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Edwin Hubble and the expanding universe


Edwin Hubble
Edwin Hubble.

Who was Edwin Hubble?

Happy birthday, Edwin Hubble, born on November 20, 1889. The Hubble Space Telescope bears this astronomer’s name. His work helped define our modern cosmology: our idea of the universe as a whole.

Hubble was a multi-talented man who majored in science as an undergraduate at the University of Chicago. To keep a promise to his dying father, he studied law. He was also an amateur heavyweight boxer, and reportedly turned down the chance to fight professionally. As a graduate student, he returned to science at Yerkes Observatory in Wisconsin. In 1919, he accepted a position at the prestigious Mount Wilson Observatory in California, where he remained until his death in 1953. Shortly before his death, Hubble became the first astronomer to use the newly completed, famous Hale Telescope at the Palomar Observatory near San Diego, California. At the time, the 200-inch (5.1-meter) was among the largest in the world.

Hubble helped astronomers see that we live in an expanding universe, where every galaxy is moving away from every other. This discovery was known as Hubble’s law for many years. At its simplest, the law states that, the more distant the galaxy, the faster it is moving away from us. This is at the heart of our modern cosmology. The entire universe – space, time and matter – is thought to have been born in a Big Bang.

In 2018, the International Astronomical Union, or IAU, voted to rename Hubble’s law as the Hubble-Lemaître law. More about that change below.

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This image is the Hubble eXtreme Deep Field, released in 2012. Read more about this image here.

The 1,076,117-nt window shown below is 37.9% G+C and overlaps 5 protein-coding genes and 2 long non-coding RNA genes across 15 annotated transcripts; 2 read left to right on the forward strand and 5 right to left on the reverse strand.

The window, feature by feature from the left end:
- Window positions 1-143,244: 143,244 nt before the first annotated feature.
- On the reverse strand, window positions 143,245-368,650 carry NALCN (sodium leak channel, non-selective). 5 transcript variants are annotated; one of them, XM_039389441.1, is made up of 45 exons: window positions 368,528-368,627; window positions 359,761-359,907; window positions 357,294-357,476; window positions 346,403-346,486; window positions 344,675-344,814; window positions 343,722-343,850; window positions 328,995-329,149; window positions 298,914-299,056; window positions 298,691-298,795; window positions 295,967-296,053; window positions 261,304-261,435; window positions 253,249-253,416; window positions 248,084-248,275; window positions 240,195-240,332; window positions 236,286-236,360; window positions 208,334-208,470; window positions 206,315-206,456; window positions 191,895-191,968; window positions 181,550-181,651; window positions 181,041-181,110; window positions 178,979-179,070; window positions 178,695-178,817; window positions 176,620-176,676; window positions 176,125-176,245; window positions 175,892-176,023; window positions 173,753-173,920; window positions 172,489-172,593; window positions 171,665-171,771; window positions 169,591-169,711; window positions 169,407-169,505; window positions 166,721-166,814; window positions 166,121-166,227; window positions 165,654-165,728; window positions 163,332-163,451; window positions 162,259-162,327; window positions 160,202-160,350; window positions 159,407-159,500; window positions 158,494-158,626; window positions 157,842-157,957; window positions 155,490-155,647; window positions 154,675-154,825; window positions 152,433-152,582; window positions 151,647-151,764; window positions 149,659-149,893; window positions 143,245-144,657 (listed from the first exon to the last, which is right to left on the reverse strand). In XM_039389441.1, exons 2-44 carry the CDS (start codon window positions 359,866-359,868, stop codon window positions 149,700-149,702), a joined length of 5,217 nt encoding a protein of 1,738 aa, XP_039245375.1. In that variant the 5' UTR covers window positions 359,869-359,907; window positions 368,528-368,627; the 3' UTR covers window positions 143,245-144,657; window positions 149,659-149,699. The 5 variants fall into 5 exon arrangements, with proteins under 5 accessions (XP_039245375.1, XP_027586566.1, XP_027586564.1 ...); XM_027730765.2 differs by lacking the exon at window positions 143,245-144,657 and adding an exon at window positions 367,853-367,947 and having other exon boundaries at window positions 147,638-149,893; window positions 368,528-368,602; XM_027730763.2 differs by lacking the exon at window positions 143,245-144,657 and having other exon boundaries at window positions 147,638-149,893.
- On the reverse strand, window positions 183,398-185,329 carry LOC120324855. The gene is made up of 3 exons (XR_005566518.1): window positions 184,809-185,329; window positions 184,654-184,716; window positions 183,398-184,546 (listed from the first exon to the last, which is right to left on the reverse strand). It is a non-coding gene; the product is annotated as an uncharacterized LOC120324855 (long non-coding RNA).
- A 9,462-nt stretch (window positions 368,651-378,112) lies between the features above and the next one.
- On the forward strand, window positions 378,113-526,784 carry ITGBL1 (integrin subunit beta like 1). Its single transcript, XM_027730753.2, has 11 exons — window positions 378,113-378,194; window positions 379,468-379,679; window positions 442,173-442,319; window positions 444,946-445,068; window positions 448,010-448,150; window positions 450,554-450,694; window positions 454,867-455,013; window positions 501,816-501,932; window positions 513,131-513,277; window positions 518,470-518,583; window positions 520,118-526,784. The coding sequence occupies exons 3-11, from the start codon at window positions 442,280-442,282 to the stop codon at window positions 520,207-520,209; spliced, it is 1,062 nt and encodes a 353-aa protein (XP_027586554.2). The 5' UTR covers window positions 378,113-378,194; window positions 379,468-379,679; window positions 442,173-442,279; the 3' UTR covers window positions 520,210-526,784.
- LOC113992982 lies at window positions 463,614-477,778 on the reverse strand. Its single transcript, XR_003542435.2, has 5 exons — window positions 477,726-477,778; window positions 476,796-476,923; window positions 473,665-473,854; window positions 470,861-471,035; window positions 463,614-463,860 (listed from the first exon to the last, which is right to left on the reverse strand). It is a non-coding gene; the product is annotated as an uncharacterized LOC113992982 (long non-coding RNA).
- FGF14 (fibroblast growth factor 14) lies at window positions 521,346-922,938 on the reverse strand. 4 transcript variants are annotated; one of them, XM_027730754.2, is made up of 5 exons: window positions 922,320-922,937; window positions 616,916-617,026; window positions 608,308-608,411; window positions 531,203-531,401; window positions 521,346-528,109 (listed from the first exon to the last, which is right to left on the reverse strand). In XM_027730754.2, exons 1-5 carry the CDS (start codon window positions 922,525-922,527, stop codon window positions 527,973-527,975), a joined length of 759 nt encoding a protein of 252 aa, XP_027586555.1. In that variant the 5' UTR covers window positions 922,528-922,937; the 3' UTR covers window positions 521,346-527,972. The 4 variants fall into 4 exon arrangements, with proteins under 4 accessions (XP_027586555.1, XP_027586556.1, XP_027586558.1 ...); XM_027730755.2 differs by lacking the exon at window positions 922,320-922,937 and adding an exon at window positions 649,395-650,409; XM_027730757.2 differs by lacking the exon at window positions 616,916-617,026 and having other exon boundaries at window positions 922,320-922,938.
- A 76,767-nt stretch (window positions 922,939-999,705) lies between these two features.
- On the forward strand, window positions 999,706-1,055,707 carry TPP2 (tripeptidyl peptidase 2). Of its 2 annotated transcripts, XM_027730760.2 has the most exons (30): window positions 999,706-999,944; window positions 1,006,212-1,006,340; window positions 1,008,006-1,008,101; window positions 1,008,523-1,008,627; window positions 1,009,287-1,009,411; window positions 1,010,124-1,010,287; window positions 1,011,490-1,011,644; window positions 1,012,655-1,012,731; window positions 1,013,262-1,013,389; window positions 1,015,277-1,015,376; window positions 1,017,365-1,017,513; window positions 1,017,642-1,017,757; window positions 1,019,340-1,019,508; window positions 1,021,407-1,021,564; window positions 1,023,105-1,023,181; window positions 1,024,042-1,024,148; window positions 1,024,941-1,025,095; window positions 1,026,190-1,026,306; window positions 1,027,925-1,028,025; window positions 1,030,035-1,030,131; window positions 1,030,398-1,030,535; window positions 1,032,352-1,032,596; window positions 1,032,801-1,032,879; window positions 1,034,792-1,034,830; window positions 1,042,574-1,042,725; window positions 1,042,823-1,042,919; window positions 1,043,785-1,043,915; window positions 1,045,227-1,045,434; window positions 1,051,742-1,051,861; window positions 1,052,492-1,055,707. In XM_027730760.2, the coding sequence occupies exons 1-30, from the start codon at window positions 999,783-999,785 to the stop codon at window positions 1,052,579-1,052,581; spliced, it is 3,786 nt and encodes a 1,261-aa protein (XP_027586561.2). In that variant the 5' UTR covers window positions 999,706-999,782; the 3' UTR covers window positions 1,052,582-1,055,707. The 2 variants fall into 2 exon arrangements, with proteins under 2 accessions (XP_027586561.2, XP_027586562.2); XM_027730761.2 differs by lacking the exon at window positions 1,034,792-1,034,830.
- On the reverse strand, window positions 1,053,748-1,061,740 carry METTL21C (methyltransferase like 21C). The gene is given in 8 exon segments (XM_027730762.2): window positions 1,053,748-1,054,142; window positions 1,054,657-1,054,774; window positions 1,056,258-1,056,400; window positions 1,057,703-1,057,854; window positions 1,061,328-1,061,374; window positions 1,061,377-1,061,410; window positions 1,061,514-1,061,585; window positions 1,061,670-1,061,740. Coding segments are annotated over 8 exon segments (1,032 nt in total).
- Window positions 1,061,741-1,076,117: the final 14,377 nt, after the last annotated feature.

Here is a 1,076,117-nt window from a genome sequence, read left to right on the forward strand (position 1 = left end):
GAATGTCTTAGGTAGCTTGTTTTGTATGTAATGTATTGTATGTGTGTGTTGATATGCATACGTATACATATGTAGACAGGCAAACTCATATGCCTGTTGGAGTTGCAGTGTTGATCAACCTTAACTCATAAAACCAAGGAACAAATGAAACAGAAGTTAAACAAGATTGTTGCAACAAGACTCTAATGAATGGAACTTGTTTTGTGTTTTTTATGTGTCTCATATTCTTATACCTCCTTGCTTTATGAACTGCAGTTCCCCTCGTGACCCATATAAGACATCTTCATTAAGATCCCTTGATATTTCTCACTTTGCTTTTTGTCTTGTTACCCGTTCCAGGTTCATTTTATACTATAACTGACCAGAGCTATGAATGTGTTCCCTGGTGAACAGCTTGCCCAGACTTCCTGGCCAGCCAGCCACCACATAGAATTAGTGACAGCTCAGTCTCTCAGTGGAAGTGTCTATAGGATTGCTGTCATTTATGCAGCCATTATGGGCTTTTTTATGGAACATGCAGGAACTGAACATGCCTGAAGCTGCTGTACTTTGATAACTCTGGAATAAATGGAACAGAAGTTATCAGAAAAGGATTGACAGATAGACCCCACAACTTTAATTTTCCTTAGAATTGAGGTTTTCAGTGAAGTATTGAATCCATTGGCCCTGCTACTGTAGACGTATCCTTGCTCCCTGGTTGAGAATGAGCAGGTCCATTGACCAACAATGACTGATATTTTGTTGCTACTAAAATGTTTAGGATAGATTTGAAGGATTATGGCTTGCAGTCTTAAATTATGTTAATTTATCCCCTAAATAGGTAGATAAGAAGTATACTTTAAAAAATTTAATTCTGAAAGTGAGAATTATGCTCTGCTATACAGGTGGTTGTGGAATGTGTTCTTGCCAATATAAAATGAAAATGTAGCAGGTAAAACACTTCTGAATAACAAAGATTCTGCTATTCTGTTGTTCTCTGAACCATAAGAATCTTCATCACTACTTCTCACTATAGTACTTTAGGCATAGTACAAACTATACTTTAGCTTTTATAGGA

This image is the Hubble eXtreme Deep Field, released in 2012. Nearly every speck of light here is a separate galaxy, beyond our Milky Way. Read more about this image here.

Edwin Hubble’s special place in the history of astronomy

A hundred years ago, most astronomers believed our whole universe consisted of just one galaxy: our own Milky Way. In the 1920s, Hubble was among the first to recognize that there is a universe of galaxies beyond the boundaries of our Milky Way. What a truly mind-blowing realization!

Edwin Hubble observed stars in a hazy patch of light that at the time was known as the Andromeda nebula. Specifically, Hubble observed variable stars, those that change in brightness. He measured the period of how long a star took to dim and brighten. From the period of brightening, he calculated the star’s intrinsic brightness. From that, he could calculate the distance. That’s when he realized that the stars in this nebula were so far away that it couldn’t exist within our own galaxy.

At the time, many astronomers believed that the Andromeda nebula was a forming solar system, within the Milky Way’s boundaries. Hubble showed that this patch of light was really a separate galaxy. Thanks to Hubble, we know it today as the Andromeda galaxy. It is the nearest large spiral galaxy beyond the Milky Way.

A galaxy in Andromeda

The Andromeda galaxy is about 2.5 million light-years beyond our Milky Way. We also know that other galaxies extend around us in space for many billions of light-years. To people in the 1920s, though, this was a revelation. As soon as astronomers learned that spiral nebulae like the one in Andromeda are separate galaxies, the known universe got much bigger.

The Andromeda galaxy and two satellite galaxies as seen through a powerful telescope. In Hubble's time, astronomers believed this object resided within our own Milky Way galaxy. Hubble's work revealed that it is an island of stars in space, external to our Milky Way. Image via NOAO
The Andromeda galaxy and two satellite galaxies as seen through a powerful telescope. In Hubble’s time, astronomers believed this object resided within our own Milky Way galaxy. Hubble used a class of variable stars called Cepheid variables to show that the Andromeda galaxy is an island of stars in space, external to our Milky Way. Image via NOAO.